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Out in the PeripheryLatin America's Gay Rights Revolution$
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Omar G. Encarnación

Print publication date: 2016

Print ISBN-13: 9780199356645

Published to Oxford Scholarship Online: March 2016

DOI: 10.1093/acprof:oso/9780199356645.001.0001

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Gay Rights and the Paradox of Brazil

Gay Rights and the Paradox of Brazil

Chapter:
(p.151) Chapter 5 Gay Rights and the Paradox of Brazil
Source:
Out in the Periphery
Author(s):

Omar G. Encarnación

Publisher:
Oxford University Press
DOI:10.1093/acprof:oso/9780199356645.003.0006

This chapter examines why Brazil, a country famous for celebrating sexual diversity and in possession of Latin America’s largest and most politically connected LGBT community, fell behind Argentina in legislating gay rights. The chapter discusses, first, three factors that have made gay rights an uphill struggle in Brazil: an entrenched homophobia in the culture at large that feeds from the country’s infamous inequality; a politically influential Evangelical movement with tremendous political sway; and an inauspicious legislative environment, especially a deeply fragmented party system, that makes enacting legislation quite difficult. The focus of the analysis, however, is on the differences between Brazil and Argentina regarding the crafting of the campaign for gay rights. In contrast to Argentina’s human rights-infused gay rights campaign, the campaign for gay rights in Brazil was framed as a political struggle and depended largely on lobbying the legislature and collaboration with the state.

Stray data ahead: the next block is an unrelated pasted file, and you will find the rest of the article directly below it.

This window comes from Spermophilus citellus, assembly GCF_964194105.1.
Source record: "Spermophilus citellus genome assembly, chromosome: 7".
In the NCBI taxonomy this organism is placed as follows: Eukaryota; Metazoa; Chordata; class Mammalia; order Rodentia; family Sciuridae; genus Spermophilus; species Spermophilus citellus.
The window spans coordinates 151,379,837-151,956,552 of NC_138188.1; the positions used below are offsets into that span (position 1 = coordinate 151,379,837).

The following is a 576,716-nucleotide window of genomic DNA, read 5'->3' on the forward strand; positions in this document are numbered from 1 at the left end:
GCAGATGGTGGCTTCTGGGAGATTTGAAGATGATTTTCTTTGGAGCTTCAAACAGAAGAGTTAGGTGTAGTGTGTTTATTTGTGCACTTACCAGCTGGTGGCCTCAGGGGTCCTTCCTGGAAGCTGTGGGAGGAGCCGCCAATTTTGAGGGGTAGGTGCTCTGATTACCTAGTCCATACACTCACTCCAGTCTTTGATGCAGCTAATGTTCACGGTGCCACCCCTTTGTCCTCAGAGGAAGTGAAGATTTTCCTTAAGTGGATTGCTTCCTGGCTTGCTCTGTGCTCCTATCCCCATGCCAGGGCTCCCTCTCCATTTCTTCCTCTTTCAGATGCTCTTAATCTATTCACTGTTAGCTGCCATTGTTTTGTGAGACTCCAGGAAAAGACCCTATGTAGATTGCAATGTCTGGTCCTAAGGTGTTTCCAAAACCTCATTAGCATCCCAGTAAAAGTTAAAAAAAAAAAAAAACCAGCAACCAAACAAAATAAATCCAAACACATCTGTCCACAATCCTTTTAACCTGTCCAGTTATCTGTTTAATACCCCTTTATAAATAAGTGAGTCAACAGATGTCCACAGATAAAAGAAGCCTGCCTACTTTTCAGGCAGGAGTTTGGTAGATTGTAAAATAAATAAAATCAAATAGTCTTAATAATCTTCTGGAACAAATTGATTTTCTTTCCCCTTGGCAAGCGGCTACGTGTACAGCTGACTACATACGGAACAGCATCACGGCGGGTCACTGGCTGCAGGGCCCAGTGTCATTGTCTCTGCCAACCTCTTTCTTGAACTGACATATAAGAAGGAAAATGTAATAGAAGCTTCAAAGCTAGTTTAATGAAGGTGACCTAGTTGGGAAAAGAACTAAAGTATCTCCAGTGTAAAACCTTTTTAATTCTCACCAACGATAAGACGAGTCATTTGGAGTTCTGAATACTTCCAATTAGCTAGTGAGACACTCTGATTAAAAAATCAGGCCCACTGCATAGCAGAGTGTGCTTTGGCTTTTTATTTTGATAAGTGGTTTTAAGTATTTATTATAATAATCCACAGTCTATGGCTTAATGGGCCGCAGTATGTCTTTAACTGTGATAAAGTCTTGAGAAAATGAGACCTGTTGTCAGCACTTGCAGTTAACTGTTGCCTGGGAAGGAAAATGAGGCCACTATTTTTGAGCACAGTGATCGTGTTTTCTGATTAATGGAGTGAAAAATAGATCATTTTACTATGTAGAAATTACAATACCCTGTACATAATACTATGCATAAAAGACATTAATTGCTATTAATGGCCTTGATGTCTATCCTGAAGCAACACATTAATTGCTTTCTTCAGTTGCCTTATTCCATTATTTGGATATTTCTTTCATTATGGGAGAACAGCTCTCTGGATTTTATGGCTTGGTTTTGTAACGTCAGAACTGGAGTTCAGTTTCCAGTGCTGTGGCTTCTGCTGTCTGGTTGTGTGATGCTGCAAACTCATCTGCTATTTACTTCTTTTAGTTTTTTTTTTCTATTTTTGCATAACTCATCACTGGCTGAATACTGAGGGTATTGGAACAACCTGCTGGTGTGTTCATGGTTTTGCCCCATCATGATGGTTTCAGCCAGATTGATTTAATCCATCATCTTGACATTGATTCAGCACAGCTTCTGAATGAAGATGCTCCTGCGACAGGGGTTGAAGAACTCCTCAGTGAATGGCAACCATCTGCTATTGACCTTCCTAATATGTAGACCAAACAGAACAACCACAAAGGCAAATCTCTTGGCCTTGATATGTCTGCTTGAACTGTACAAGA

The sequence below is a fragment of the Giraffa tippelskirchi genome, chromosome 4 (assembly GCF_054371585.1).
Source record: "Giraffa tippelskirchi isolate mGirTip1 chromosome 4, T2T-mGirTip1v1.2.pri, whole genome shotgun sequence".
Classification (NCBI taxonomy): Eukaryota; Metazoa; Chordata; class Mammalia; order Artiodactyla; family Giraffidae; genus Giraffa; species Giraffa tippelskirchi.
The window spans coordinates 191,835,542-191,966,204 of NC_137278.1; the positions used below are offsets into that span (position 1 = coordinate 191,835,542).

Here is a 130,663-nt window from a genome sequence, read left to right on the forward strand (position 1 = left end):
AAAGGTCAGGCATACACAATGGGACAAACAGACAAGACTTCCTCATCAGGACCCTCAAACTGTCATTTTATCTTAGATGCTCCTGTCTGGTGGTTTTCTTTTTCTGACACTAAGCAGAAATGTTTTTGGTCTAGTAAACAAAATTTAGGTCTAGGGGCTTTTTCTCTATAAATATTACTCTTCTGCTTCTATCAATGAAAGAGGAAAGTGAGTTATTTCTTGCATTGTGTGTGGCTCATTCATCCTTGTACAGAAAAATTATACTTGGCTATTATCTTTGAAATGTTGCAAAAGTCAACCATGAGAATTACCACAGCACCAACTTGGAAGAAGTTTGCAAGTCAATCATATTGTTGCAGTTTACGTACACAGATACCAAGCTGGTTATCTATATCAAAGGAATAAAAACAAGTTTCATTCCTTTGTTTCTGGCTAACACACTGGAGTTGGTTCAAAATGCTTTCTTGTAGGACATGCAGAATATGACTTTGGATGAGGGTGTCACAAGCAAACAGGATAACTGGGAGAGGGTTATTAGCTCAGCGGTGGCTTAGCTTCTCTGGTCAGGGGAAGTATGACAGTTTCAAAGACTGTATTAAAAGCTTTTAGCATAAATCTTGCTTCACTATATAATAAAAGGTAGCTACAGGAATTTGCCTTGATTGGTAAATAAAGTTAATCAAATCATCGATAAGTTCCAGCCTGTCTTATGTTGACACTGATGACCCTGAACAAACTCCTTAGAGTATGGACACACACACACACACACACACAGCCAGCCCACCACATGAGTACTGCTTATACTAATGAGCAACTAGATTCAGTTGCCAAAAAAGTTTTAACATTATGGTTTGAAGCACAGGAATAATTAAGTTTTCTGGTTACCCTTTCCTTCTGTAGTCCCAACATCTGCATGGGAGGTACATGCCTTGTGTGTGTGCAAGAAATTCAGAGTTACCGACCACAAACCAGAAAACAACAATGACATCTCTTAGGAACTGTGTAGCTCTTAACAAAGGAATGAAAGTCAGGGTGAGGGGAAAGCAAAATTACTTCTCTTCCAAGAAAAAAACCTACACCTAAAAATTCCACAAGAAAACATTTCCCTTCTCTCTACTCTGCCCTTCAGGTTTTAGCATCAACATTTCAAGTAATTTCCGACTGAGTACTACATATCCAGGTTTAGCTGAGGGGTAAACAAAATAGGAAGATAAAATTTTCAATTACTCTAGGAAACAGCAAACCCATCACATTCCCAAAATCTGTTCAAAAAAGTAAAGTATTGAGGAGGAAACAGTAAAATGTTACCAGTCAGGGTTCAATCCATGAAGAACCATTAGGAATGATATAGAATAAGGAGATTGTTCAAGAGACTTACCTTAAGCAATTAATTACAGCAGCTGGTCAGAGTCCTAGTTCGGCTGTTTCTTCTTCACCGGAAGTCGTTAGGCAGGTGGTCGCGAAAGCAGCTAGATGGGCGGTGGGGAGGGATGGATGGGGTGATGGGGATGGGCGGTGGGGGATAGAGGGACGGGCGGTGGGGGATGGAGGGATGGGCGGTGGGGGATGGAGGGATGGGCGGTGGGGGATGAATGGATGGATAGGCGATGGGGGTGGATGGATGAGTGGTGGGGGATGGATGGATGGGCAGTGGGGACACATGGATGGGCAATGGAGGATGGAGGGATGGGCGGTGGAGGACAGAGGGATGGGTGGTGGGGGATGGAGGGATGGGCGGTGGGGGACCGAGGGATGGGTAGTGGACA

Keywords:   Brazil, AIDS, gays, Workers’ Party, Lula, Cardozo, Rousseff

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